Managing a Successful Computing Project

Unit 6: Managing a Successful Computing Project

Unit code T/615/1625
Unit type Core
Unit level 4
Credit value 15

Introduction

This unit is assessed by a Pearson-set assignment. The project brief will be set by the centre, based on a theme provided by Pearson (this will change annually). The theme and chosen project within the theme will enable students to explore and examine a relevant and current topical aspect of computing in the context of a business environment.

In order to ensure that client expectations are met in terms of requirements, deadlines and the estimated cost, the work to deliver new computer systems or services to business organisations, or to revamp the existing ones, is always organised in projects. Therefore, skilful, knowledgeable and experienced project managers have always been in demand. It is projected that 15.7 million new project management roles will be created around the world by 2020.

The aim of this unit is to offer students an opportunity to demonstrate the skills required for managing and implementing a project. They will undertake independent research and investigation for carrying out and executing a computing project which meets appropriate aims and objectives.

On successful completion of this unit students will have the confidence to engage in decision-making, problem-solving and research activities using project management skills. They will have the fundamental knowledge and skills to enable them to investigate and examine relevant computing concepts within a work-related context, determine appropriate outcomes, decisions or solutions and present evidence to various stakeholders in an acceptable and understandable format.

Essential Content

LO1: Establish project aims, objectives and timeframes based on the chosen theme

  • Project management:
  • What is project management and what does it involve?
  • The key stages of project management.
  • The advantages of using project management and why it is important.
  • Initiation of the project and project planning phase:
  • Scoping a project − defining objectives, scope, purpose and deliverables to be produced.
  • Steps and documentation required in the initiation phase.
  • Developing the project plan, including planning for timescales and time management, cost, quality, change, risk and issues.
  • The work breakdown structure.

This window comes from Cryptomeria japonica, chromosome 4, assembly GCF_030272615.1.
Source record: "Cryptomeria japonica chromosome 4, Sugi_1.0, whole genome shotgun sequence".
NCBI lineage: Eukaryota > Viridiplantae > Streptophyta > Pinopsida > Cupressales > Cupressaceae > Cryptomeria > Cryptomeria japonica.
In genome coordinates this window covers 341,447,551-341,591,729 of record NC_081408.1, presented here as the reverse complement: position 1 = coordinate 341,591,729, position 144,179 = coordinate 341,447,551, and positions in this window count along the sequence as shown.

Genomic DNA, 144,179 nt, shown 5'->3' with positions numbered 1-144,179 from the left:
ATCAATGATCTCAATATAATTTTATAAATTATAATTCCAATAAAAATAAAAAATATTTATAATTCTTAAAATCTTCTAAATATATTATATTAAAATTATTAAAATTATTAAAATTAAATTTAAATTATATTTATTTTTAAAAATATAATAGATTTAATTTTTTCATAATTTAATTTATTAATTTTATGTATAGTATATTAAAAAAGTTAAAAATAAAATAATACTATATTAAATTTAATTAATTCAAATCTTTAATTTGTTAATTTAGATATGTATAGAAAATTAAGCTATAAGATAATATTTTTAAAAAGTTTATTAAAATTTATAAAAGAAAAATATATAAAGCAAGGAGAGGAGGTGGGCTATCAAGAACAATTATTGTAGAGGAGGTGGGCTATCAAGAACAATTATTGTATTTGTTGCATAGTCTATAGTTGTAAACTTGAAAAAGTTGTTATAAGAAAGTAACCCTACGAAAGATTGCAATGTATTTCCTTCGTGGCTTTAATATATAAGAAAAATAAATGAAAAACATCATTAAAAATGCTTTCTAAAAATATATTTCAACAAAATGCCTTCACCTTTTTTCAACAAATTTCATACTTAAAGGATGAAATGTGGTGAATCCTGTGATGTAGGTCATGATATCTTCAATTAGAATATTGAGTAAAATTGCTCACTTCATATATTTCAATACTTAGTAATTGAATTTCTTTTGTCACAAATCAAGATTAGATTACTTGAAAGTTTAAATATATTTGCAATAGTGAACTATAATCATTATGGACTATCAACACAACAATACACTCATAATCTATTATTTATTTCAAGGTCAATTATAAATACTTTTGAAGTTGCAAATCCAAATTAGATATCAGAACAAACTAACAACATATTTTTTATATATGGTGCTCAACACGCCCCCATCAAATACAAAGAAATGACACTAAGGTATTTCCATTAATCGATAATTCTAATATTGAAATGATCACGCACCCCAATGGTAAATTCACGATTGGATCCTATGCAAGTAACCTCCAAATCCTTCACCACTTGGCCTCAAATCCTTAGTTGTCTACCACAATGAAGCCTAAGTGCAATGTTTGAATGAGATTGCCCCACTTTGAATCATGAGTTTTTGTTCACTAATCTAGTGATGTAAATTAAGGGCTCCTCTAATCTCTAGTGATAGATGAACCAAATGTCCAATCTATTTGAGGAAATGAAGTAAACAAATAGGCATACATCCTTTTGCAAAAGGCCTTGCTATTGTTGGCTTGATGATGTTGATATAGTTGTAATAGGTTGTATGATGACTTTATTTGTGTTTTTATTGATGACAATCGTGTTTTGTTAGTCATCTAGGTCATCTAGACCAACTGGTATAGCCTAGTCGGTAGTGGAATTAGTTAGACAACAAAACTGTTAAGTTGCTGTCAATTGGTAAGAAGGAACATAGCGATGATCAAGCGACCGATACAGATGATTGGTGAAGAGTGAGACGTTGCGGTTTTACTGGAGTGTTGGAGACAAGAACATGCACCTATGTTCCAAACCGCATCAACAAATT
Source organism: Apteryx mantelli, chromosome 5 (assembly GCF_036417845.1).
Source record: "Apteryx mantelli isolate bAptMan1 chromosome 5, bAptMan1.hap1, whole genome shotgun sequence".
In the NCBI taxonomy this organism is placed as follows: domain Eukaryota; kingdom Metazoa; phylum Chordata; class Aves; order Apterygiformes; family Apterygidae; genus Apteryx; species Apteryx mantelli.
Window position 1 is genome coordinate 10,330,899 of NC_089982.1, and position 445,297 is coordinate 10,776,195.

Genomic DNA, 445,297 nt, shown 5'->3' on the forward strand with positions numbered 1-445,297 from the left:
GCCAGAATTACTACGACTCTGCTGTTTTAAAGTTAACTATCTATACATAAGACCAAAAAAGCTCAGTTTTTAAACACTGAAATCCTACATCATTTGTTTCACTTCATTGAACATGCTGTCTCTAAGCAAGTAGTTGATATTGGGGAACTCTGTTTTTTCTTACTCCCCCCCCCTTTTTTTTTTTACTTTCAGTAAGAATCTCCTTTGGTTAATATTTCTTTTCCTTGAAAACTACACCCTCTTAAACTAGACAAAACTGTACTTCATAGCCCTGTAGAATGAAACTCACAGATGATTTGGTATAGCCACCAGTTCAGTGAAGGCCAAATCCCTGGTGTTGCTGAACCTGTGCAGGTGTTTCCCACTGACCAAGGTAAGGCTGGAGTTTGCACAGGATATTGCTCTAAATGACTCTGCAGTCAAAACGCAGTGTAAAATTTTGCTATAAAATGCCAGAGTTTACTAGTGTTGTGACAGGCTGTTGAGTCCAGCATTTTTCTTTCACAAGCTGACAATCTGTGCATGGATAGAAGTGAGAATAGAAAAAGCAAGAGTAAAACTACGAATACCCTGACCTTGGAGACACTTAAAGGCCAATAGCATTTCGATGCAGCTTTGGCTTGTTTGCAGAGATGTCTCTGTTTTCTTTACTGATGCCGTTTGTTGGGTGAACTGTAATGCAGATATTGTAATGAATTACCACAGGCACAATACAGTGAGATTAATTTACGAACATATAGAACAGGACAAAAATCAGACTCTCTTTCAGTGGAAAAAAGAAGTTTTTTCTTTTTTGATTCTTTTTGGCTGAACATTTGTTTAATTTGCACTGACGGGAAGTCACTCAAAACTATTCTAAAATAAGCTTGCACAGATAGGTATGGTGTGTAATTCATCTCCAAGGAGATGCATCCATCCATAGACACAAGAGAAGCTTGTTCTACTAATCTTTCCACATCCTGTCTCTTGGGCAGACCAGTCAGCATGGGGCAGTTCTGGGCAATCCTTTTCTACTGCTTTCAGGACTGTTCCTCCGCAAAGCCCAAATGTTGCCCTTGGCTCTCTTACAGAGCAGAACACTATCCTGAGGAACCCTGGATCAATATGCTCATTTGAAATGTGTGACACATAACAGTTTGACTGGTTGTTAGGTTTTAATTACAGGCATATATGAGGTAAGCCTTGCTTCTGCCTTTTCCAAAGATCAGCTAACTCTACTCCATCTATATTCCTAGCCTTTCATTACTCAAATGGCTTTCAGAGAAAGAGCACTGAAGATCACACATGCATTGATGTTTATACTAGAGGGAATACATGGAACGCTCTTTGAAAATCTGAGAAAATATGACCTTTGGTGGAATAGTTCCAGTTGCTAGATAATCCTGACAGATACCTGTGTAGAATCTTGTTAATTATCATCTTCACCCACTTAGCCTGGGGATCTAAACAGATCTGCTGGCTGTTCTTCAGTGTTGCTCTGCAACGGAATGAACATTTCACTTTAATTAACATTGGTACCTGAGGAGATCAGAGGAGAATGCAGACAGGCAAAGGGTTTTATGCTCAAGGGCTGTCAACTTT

• Use of Bar and Gantt Charts for effective planning.

LO2: Conduct small-scale research, information gathering and data collection to generate knowledge to support the project

  • Project execution phase:
  • Selecting appropriate methods of information gathering, data collection and material resourcing.
  • The distinct phases which support a coherent and logical argument.
  • Use of secondary research to inform a primary empirical study.
  • Qualitative and quantitative research methods.
  • Field work:
  • Selecting a sample of the consumer market, businesses or individuals (those who meet certain characteristics relevant to the research theme) is used to gather data (qualitative or quantitative).
  • Sampling approaches and techniques, including probability and non-probability sampling.
  • Ethics, reliability and validity:
  • All research should be conducted ethically − how is this achieved and reported?
  • Research should also be reliable (similar results achieved from a similar sample) and valid (the research should measure what it aimed to measure).
  • Analysing information and data:
  • Using data collection tools such as interviews and questionnaires.
  • Using analytical techniques such as trend analysis, coding or typologies.

LO3: Present the project and communicate appropriate recommendations based on meaningful conclusions drawn from the evidence findings and/or analysis

  • Communicating outcomes:
  • Consider the method (e.g. written, verbal) and the medium (e.g. report, online, presentation).
  • Both method and medium will be influenced by the project research and its intended audience.
  • Convincing arguments:
  • All findings/outcomes should be convincing and presented logically where the assumption is that the audience has little or no knowledge of the project process.
  • Developing evaluative conclusions.
  • Critical and objective analysis and evaluation:
  • Secondary and primary data should be critiqued and considered with an objective mindset.
  • Objectivity results in more robust evaluations where an analysis justifies a judgement.

LO4: Reflect on the value gained from conducting the project and its usefulness to support sustainable organisational performance

  • Reflection for learning and practice:
  • The difference between reflecting on performance and evaluating a project − the former considers the research process, information gathering and data collection, the latter the quality of the research argument and use of evidence.
  • The cycle of reflection:
  • To include reflection in action and reflection on action.
  • How to use reflection to inform future behaviour, particularly directed towards sustainable performance.
  • Reflective writing:
  • Avoiding generalisation and focusing on personal development and the research journey in a critical and objective way.
  • Generalisation:
  • Many studies result in generalised findings. Research which has its basis in a specific field such as Human Resource Management (HRM) and in a specific context should avoid generalised conclusions.
  • Outcomes should be specific and actionable.